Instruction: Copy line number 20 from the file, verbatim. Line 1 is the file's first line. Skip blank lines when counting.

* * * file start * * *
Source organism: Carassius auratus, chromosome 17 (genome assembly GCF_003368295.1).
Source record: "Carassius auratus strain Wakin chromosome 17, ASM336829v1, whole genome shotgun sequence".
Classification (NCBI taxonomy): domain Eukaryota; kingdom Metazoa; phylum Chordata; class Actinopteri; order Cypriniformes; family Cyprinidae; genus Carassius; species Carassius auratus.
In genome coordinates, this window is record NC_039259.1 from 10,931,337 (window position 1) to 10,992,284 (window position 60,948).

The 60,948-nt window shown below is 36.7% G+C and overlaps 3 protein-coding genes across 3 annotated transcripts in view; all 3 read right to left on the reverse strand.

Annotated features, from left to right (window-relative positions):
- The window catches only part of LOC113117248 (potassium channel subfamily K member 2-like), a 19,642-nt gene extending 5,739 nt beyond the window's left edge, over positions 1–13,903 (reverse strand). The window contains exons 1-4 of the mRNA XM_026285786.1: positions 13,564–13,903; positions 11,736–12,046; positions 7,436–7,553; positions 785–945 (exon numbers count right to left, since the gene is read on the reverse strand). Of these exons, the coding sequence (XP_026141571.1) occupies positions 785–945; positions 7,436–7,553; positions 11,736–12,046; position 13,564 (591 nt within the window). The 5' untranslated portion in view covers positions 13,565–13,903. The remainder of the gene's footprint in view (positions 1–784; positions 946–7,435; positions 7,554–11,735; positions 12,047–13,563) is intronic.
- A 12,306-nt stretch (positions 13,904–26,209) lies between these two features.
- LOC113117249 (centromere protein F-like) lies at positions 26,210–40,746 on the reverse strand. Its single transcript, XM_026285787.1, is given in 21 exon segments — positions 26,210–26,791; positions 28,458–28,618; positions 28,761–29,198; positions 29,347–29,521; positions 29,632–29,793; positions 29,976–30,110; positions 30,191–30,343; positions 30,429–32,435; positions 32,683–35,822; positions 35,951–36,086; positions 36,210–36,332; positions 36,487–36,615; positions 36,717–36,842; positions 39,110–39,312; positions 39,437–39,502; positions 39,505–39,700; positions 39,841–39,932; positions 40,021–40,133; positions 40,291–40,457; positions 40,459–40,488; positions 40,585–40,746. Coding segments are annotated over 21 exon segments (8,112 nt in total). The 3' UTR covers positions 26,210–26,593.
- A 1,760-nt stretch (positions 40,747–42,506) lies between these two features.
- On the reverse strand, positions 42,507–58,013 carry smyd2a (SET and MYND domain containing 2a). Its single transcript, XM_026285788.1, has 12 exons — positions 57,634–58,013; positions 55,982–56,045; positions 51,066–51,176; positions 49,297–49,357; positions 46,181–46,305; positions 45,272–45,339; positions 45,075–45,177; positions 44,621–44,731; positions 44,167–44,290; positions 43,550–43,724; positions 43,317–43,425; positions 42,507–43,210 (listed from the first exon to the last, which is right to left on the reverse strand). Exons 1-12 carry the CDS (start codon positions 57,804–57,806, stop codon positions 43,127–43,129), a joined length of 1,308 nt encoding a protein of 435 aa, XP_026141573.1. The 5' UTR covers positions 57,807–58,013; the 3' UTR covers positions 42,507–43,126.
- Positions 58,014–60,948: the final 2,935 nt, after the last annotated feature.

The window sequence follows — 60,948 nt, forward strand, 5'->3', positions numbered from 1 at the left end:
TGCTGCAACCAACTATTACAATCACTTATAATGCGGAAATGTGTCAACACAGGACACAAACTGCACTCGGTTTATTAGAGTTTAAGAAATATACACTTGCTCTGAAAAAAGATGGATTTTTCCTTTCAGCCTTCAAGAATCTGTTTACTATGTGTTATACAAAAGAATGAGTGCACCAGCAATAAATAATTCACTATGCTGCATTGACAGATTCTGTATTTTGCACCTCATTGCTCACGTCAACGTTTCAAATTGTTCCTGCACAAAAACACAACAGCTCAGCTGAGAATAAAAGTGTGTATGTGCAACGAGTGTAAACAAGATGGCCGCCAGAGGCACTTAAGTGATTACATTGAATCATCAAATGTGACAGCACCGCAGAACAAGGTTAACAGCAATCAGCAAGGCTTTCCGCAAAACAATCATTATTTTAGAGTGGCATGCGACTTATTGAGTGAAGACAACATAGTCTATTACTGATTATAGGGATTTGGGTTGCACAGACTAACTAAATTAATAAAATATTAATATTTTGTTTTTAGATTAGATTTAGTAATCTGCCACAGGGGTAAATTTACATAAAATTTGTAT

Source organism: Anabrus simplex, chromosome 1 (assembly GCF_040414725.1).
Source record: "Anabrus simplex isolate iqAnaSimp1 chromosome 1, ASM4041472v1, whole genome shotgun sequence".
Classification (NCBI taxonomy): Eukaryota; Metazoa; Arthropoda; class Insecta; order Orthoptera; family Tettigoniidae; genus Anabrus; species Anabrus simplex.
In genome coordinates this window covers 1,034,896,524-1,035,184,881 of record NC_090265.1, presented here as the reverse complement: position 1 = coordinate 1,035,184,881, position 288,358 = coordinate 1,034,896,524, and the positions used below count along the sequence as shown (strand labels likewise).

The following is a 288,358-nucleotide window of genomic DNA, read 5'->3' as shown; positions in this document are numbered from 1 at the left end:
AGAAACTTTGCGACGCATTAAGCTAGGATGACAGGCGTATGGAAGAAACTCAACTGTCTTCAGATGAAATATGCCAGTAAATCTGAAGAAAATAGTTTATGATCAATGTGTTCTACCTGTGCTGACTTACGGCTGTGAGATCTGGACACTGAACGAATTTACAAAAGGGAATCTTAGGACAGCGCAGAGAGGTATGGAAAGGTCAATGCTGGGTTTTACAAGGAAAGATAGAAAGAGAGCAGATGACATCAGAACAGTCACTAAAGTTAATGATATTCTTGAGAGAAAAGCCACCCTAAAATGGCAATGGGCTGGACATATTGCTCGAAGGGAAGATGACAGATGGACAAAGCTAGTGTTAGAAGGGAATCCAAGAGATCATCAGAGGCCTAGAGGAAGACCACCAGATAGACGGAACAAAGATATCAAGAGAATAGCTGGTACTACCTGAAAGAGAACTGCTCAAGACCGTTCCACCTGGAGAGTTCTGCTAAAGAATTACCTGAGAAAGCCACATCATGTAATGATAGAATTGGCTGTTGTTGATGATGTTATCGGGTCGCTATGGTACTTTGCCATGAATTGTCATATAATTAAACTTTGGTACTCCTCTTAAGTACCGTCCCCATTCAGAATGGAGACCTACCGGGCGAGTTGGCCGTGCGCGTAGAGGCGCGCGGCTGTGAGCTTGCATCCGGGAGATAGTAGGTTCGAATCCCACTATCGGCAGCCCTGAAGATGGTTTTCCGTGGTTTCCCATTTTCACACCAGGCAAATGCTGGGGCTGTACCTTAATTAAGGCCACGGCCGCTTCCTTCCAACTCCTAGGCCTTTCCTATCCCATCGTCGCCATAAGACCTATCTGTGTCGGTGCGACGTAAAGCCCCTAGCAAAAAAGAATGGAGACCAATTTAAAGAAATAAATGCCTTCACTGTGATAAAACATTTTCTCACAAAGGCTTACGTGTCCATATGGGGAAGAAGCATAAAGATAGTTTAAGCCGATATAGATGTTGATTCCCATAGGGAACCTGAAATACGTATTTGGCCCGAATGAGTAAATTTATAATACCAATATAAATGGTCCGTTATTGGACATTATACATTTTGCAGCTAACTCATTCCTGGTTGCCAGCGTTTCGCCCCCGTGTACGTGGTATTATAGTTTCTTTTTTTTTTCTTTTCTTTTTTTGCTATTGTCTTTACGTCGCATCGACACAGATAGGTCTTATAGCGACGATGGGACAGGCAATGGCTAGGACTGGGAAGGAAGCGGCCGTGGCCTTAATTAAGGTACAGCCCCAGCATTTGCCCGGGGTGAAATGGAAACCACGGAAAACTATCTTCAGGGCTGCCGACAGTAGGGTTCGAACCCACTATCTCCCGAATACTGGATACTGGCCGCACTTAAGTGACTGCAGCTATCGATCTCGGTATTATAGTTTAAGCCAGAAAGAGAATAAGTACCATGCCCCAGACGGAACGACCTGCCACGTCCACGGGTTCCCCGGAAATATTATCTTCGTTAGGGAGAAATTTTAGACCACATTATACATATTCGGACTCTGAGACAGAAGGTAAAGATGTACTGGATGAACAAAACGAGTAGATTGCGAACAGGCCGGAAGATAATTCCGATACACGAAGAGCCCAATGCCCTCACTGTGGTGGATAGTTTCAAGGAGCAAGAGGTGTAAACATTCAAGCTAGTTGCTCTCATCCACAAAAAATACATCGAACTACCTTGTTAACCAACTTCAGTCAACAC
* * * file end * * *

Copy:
AGAAACTTTGCGACGCATTAAGCTAGGATGACAGGCGTATGGAAGAAACTCAACTGTCTTCAGATGAAATATGCCAGTAAATCTGAAGAAAATAGTTTATGATCAATGTGTTCTACCTGTGCTGACTTACGGCTGTGAGATCTGGACACTGAACGAATTTACAAAAGGGAATCTTAGGACAGCGCAGAGAGGTATGGAAAGGTCAATGCTGGGTTTTACAAGGAAAGATAGAAAGAGAGCAGATGACATCAGAACAGTCACTAAAGTTAATGATATTCTTGAGAGAAAAGCCACCCTAAAATGGCAATGGGCTGGACATATTGCTCGAAGGGAAGATGACAGATGGACAAAGCTAGTGTTAGAAGGGAATCCAAGAGATCATCAGAGGCCTAGAGGAAGACCACCAGATAGACGGAACAAAGATATCAAGAGAATAGCTGGTACTACCTGAAAGAGAACTGCTCAAGACCGTTCCACCTGGAGAGTTCTGCTAAAGAATTACCTGAGAAAGCCACATCATGTAATGATAGAATTGGCTGTTGTTGATGATGTTATCGGGTCGCTATGGTACTTTGCCATGAATTGTCATATAATTAAACTTTGGTACTCCTCTTAAGTACCGTCCCCATTCAGAATGGAGACCTACCGGGCGAGTTGGCCGTGCGCGTAGAGGCGCGCGGCTGTGAGCTTGCATCCGGGAGATAGTAGGTTCGAATCCCACTATCGGCAGCCCTGAAGATGGTTTTCCGTGGTTTCCCATTTTCACACCAGGCAAATGCTGGGGCTGTACCTTAATTAAGGCCACGGCCGCTTCCTTCCAACTCCTAGGCCTTTCCTATCCCATCGTCGCCATAAGACCTATCTGTGTCGGTGCGACGTAAAGCCCCTAGCAAAAAAGAATGGAGACCAATTTAAAGAAATAAATGCCTTCACTGTGATAAAACATTTTCTCACAAAGGCTTACGTGTCCATATGGGGAAGAAGCATAAAGATAGTTTAAGCCGATATAGATGTTGATTCCCATAGGGAACCTGAAATACGTATTTGGCCCGAATGAGTAAATTTATAATACCAATATAAATGGTCCGTTATTGGACATTATACATTTTGCAGCTAACTCATTCCTGGTTGCCAGCGTTTCGCCCCCGTGTACGTGGTATTATAGTTTCTTTTTTTTTTCTTTTCTTTTTTTGCTATTGTCTTTACGTCGCATCGACACAGATAGGTCTTATAGCGACGATGGGACAGGCAATGGCTAGGACTGGGAAGGAAGCGGCCGTGGCCTTAATTAAGGTACAGCCCCAGCATTTGCCCGGGGTGAAATGGAAACCACGGAAAACTATCTTCAGGGCTGCCGACAGTAGGGTTCGAACCCACTATCTCCCGAATACTGGATACTGGCCGCACTTAAGTGACTGCAGCTATCGATCTCGGTATTATAGTTTAAGCCAGAAAGAGAATAAGTACCATGCCCCAGACGGAACGACCTGCCACGTCCACGGGTTCCCCGGAAATATTATCTTCGTTAGGGAGAAATTTTAGACCACATTATACATATTCGGACTCTGAGACAGAAGGTAAAGATGTACTGGATGAACAAAACGAGTAGATTGCGAACAGGCCGGAAGATAATTCCGATACACGAAGAGCCCAATGCCCTCACTGTGGTGGATAGTTTCAAGGAGCAAGAGGTGTAAACATTCAAGCTAGTTGCTCTCATCCACAAAAAATACATCGAACTACCTTGTTAACCAACTTCAGTCAACAC